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    Russia froze importation of chicken from many U.S. production facilities. Ostensibly this was for health and safety reasons. Russian chicken production has increased significantly, so it might have been done to aid their domestic suppliers.

    I think Russia's position is fragile. Their GDP is about the same as Britain's, $2T. That is still a very small fraction of the size of the U.S.' GDP. The U.S. government budget is the size of Russia's entire economic production. Russia's military budget is roughly $80B. Again that is a small fraction of direct U.S. military expenditures; add in the secret, indirect, and war money plus expenses shared with the intelligence agencies, and the relative size of Russia's military is smaller still. Russia's entire government budget is about half what the U.S. spends on its military.

    The U.S. has more than seven hundred military bases outside its borders. By some counts the count is in the mid 800s. It would be insane for Russia to attempt to compete with that. I don't see that they can project military power beyond their own neighborhood.

    Russia's economy is transitioning to one that is more robust and diverse and less reliant on exportation of raw materials. They are at a critical juncture. They need to remain integrated with the West. They can rattle sabers and make a small move here and there, but they will not do anything that causes a severe break with their current trade partners and sources of investment capital. Give them time to more fully integrate with Asia and improve their economic diversification then things will get interesting.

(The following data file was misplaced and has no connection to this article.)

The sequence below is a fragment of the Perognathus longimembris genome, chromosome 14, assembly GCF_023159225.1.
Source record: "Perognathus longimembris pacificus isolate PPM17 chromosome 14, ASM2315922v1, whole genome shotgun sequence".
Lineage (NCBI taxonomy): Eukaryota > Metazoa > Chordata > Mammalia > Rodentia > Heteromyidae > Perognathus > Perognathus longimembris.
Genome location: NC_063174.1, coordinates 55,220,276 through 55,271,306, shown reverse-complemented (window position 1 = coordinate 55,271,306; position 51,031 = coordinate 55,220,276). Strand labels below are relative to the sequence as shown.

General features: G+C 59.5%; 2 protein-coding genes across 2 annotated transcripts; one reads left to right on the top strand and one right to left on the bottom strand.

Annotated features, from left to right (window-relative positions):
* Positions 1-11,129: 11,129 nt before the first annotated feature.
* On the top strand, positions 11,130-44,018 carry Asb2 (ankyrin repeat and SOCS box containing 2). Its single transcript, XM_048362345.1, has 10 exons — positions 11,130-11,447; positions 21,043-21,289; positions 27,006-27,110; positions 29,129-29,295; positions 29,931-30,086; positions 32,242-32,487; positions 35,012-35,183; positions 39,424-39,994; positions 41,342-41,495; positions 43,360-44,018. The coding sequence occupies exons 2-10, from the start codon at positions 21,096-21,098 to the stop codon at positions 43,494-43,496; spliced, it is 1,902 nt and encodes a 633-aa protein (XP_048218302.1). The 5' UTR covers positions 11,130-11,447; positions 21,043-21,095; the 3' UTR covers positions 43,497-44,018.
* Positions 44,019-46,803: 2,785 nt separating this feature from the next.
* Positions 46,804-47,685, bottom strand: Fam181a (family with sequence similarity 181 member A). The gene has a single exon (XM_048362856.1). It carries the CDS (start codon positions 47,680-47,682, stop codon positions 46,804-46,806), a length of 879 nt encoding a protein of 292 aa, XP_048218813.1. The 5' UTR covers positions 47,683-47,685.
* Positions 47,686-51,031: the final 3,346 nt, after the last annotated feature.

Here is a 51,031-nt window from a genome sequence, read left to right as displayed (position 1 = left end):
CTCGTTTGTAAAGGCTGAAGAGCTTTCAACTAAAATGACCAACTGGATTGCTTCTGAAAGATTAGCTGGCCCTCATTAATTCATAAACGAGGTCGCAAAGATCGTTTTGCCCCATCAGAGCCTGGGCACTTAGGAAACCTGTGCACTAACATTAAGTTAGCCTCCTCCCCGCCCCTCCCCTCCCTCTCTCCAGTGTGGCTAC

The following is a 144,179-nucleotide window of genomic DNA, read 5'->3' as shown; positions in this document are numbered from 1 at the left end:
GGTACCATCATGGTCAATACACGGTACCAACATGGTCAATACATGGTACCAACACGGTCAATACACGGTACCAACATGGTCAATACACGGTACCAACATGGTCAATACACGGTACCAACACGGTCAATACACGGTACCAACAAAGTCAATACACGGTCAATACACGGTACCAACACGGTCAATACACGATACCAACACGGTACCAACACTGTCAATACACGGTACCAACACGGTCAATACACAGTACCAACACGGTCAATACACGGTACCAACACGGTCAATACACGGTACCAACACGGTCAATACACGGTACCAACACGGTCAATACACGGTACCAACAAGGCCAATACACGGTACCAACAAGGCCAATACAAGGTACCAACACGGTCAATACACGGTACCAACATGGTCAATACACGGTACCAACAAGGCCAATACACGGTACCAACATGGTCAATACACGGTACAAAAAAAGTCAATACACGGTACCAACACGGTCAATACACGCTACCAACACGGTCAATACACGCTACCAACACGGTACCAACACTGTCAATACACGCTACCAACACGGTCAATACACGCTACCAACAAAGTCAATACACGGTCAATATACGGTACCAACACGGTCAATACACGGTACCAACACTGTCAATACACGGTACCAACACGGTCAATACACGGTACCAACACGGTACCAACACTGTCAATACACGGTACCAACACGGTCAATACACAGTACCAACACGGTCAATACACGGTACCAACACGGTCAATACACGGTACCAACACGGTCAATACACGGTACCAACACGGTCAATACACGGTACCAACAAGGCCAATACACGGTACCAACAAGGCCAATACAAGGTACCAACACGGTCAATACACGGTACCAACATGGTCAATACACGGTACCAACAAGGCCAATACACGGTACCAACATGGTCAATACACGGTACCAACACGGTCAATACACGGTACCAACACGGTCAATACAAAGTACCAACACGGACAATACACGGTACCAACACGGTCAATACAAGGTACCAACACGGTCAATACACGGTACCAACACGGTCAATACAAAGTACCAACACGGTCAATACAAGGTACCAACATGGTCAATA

It will also be interesting to see how Russia handles an economic slump. Their stock market crashed 17% before trading was halted.
     
  12. Carrera

    Carrera New Member

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    Putin gave a speech where he made it clear Russia needs to use technology to overcome it's more limited budget for the military. It doesn't have as much to spend on arms as China, for example, but is still ahead of China in weapons technology. For example, Russia has the world's most potent vacuumb bomb that, unlike the less powerful U.S. variant, can be practically delivered. Russia is now working on superior quality and more advanced technology to keep its head above the water.